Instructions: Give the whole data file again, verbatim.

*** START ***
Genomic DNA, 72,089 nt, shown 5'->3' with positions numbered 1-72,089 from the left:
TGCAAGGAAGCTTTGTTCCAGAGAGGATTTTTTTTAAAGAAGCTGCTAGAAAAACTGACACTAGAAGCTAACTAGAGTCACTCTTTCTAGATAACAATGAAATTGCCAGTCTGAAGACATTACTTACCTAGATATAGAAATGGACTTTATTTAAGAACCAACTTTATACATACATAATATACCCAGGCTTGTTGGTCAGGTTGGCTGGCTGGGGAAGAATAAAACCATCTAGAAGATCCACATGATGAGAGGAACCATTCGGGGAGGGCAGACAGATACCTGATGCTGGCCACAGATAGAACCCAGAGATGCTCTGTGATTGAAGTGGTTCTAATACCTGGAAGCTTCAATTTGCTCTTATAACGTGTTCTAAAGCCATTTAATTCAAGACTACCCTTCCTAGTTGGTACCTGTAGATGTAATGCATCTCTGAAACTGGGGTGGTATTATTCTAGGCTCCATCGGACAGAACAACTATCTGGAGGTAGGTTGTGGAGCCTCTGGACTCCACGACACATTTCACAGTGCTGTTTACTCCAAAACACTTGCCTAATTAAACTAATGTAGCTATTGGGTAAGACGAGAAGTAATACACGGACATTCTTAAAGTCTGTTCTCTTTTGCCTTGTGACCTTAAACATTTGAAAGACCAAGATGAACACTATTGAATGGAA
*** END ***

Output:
Genomic DNA, 72,089 nt, shown 5'->3' with positions numbered 1-72,089 from the left:
TGCAAGGAAGCTTTGTTCCAGAGAGGATTTTTTTTAAAGAAGCTGCTAGAAAAACTGACACTAGAAGCTAACTAGAGTCACTCTTTCTAGATAACAATGAAATTGCCAGTCTGAAGACATTACTTACCTAGATATAGAAATGGACTTTATTTAAGAACCAACTTTATACATACATAATATACCCAGGCTTGTTGGTCAGGTTGGCTGGCTGGGGAAGAATAAAACCATCTAGAAGATCCACATGATGAGAGGAACCATTCGGGGAGGGCAGACAGATACCTGATGCTGGCCACAGATAGAACCCAGAGATGCTCTGTGATTGAAGTGGTTCTAATACCTGGAAGCTTCAATTTGCTCTTATAACGTGTTCTAAAGCCATTTAATTCAAGACTACCCTTCCTAGTTGGTACCTGTAGATGTAATGCATCTCTGAAACTGGGGTGGTATTATTCTAGGCTCCATCGGACAGAACAACTATCTGGAGGTAGGTTGTGGAGCCTCTGGACTCCACGACACATTTCACAGTGCTGTTTACTCCAAAACACTTGCCTAATTAAACTAATGTAGCTATTGGGTAAGACGAGAAGTAATACACGGACATTCTTAAAGTCTGTTCTCTTTTGCCTTGTGACCTTAAACATTTGAAAGACCAAGATGAACACTATTGAATGGAA